Symposium Summary and Conclusions

  • James V. Ward
  • Jack A. Stanford


The primary purpose of these proceedings is to document the extent of stream regulation and resulting ecological ramifications on lotic systems, and to provide directions for further research. Although stated in the introductory chapter, it should be emphasized that the intention was to avoid an advocacy stance in this volume. Because this is the first symposium dealing specifically with the ecology of stream reaches below dams, it was deemed appropriate to approach the subject with scientific objectivity insofar as possible, which is not to imply that the editors and authors do not have strong personal feelings regarding stream regulation.


Particulate Organic Carbon Stream Regulation Lotic System Water Power Macro Invertebrate Community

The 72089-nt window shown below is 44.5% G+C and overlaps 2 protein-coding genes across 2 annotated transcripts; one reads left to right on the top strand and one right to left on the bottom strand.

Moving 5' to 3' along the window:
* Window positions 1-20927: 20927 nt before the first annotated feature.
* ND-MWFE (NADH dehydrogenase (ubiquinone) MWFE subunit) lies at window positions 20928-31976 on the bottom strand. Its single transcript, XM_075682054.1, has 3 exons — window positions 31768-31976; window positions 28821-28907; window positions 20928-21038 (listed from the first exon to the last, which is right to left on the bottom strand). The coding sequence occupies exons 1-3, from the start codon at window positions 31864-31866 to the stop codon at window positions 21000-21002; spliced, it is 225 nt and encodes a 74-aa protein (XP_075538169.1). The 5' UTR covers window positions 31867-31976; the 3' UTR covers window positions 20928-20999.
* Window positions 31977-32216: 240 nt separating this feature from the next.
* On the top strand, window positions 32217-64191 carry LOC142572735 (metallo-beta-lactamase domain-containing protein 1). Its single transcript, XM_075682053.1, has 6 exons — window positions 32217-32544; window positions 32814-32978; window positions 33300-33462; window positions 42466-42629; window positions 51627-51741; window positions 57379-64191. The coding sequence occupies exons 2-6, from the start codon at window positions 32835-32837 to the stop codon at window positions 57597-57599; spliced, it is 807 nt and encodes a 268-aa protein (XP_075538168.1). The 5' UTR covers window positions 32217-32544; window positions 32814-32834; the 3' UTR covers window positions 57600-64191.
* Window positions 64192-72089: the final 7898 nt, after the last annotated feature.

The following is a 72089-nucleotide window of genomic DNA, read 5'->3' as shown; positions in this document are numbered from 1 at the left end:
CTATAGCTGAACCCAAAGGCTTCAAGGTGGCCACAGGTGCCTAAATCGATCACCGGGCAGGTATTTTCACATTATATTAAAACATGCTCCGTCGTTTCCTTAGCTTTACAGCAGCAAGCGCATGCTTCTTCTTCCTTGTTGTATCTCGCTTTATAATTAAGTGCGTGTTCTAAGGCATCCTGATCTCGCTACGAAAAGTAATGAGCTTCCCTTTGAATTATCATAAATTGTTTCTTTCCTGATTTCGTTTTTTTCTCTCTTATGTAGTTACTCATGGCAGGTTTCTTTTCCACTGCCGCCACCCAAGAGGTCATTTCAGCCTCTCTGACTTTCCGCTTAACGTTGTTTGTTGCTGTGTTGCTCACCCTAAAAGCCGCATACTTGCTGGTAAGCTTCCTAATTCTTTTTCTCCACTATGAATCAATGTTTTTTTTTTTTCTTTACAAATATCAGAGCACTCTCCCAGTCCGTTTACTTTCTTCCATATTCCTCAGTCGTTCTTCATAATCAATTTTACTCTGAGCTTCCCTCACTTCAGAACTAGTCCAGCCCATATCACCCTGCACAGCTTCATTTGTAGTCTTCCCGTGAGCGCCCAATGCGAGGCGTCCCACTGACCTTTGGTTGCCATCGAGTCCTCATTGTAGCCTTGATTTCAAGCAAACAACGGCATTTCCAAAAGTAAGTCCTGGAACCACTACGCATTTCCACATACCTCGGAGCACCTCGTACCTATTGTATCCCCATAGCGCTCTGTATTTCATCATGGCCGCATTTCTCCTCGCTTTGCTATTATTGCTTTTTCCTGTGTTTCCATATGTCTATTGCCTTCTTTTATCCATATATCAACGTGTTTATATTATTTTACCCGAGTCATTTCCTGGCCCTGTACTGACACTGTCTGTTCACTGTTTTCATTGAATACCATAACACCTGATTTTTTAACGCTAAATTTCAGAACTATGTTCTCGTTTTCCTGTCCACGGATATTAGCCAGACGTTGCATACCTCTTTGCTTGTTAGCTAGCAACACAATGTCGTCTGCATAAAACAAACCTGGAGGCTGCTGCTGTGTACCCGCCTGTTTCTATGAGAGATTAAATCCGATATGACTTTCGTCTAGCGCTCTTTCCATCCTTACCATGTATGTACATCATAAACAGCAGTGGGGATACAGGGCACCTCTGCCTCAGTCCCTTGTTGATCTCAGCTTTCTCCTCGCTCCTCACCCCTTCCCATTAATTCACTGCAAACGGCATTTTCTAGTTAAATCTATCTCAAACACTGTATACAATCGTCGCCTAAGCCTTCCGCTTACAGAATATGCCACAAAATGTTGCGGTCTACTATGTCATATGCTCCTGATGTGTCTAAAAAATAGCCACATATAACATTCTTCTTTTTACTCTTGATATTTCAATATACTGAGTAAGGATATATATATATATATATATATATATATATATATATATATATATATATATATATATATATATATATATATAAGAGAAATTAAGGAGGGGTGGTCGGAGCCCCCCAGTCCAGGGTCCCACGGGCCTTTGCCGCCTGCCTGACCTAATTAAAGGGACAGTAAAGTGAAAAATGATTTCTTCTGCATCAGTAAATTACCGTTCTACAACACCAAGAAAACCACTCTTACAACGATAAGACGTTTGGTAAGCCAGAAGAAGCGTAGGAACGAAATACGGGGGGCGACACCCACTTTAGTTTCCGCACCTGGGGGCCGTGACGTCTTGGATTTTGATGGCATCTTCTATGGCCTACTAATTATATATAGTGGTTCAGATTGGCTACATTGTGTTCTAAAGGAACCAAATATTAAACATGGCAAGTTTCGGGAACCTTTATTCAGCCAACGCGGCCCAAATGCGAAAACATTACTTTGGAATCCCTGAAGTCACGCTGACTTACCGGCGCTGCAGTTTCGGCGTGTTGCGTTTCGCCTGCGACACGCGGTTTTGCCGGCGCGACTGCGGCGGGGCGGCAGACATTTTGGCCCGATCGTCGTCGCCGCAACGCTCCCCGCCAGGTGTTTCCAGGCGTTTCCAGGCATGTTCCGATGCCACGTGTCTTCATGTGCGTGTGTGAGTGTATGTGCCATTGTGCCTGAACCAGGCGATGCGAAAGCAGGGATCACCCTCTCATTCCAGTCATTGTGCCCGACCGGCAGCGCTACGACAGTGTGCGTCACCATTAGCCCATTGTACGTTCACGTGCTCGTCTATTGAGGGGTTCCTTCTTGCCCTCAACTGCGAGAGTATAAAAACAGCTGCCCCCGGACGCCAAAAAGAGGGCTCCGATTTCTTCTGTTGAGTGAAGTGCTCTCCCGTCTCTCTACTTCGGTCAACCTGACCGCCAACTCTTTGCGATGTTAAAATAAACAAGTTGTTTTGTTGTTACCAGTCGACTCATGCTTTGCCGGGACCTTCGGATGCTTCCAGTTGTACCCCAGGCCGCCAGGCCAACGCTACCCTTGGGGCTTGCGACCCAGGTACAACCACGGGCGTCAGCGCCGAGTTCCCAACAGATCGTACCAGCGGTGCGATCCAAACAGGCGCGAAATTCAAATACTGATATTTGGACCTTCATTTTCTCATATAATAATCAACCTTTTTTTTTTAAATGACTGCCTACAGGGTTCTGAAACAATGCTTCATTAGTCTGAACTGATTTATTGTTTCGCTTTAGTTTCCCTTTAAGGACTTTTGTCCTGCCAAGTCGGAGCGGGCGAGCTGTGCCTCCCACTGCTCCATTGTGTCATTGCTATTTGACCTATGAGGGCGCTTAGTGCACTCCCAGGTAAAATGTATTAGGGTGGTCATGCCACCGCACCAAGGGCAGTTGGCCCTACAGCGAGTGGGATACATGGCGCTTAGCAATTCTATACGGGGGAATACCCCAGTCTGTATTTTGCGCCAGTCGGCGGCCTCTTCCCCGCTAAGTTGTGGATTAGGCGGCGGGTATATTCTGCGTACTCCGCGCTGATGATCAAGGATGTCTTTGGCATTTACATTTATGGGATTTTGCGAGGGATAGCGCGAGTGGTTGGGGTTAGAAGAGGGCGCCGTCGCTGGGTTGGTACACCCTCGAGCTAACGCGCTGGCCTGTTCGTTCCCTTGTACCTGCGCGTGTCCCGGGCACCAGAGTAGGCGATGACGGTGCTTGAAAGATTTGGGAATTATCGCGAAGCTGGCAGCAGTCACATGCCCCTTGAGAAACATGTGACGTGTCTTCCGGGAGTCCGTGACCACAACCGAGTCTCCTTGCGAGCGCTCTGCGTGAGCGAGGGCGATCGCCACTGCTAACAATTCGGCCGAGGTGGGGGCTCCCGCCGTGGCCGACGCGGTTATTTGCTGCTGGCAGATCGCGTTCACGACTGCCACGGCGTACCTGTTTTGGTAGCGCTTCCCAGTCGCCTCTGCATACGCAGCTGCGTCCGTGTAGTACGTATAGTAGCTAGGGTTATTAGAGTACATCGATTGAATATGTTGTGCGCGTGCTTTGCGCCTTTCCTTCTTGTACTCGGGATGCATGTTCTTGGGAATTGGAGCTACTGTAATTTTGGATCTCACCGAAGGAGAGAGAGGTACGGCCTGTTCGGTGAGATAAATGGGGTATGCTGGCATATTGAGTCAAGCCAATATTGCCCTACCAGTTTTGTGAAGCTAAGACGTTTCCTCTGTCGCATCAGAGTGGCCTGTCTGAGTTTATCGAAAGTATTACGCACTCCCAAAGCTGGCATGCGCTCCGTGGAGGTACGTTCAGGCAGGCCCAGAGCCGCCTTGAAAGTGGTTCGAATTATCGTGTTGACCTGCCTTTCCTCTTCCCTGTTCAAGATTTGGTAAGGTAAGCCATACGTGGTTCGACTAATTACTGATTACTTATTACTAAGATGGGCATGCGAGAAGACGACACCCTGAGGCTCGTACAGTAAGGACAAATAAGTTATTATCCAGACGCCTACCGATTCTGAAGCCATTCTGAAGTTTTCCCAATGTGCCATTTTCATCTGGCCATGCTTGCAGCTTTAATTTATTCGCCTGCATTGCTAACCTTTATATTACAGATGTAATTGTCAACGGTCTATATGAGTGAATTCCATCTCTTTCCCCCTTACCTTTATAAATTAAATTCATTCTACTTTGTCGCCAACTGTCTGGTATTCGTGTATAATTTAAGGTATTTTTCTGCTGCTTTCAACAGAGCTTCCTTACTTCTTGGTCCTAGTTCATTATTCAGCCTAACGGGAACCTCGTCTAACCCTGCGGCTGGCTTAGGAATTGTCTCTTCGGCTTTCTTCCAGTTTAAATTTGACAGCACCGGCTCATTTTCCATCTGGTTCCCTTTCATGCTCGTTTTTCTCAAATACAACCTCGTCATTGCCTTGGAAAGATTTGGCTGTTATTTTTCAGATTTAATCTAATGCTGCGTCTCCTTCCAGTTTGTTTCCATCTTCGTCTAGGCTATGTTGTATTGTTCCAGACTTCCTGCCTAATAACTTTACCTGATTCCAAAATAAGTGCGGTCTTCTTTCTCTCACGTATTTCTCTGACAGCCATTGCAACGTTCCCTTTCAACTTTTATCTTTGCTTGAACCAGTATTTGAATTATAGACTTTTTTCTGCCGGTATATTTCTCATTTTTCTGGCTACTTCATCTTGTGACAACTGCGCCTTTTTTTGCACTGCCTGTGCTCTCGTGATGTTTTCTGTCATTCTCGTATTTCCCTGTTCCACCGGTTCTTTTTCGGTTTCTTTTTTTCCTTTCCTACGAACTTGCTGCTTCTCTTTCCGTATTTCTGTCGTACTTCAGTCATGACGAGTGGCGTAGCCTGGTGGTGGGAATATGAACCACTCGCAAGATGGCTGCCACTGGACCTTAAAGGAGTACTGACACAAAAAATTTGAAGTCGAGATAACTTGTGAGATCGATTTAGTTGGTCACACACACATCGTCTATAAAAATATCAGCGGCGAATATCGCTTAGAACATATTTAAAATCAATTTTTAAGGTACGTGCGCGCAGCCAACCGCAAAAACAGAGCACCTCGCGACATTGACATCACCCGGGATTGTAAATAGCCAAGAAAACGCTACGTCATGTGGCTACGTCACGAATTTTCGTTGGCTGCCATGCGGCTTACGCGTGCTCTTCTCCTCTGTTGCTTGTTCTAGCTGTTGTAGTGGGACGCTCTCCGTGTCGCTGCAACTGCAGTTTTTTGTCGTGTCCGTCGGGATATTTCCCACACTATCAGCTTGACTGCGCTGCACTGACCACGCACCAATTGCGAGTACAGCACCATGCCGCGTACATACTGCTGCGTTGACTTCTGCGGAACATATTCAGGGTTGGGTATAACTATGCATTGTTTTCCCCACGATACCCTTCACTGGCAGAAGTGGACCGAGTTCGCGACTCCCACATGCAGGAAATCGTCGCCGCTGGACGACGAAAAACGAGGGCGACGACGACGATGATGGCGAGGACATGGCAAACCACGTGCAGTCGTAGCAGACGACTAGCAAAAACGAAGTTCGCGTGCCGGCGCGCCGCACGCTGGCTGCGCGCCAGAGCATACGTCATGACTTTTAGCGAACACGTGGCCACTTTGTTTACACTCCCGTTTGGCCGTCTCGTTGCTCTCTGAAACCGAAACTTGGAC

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  1. Birch, L. C., 1971, The role of environmental heterogeneity and genetical heterogeneity in determining distribution and abundance, p. 109–128, in: “Proc. Adv. Study Inst. Dynamics Numbers Popul. (Oosterbeck, 1970),” den Boer, P.J. and Gradwell, G. R. (eds.), Centre for Agricultural Publication and Documentation, Wageningen, The Netherlands.Google Scholar
  2. Minshall, G. W., 1978, Autotrophy in stream ecosystems, BioScience 28:767–771.CrossRefGoogle Scholar

Copyright information

© Springer Science+Business Media New York 1979

Authors and Affiliations

  • James V. Ward
  • Jack A. Stanford

There are no affiliations available

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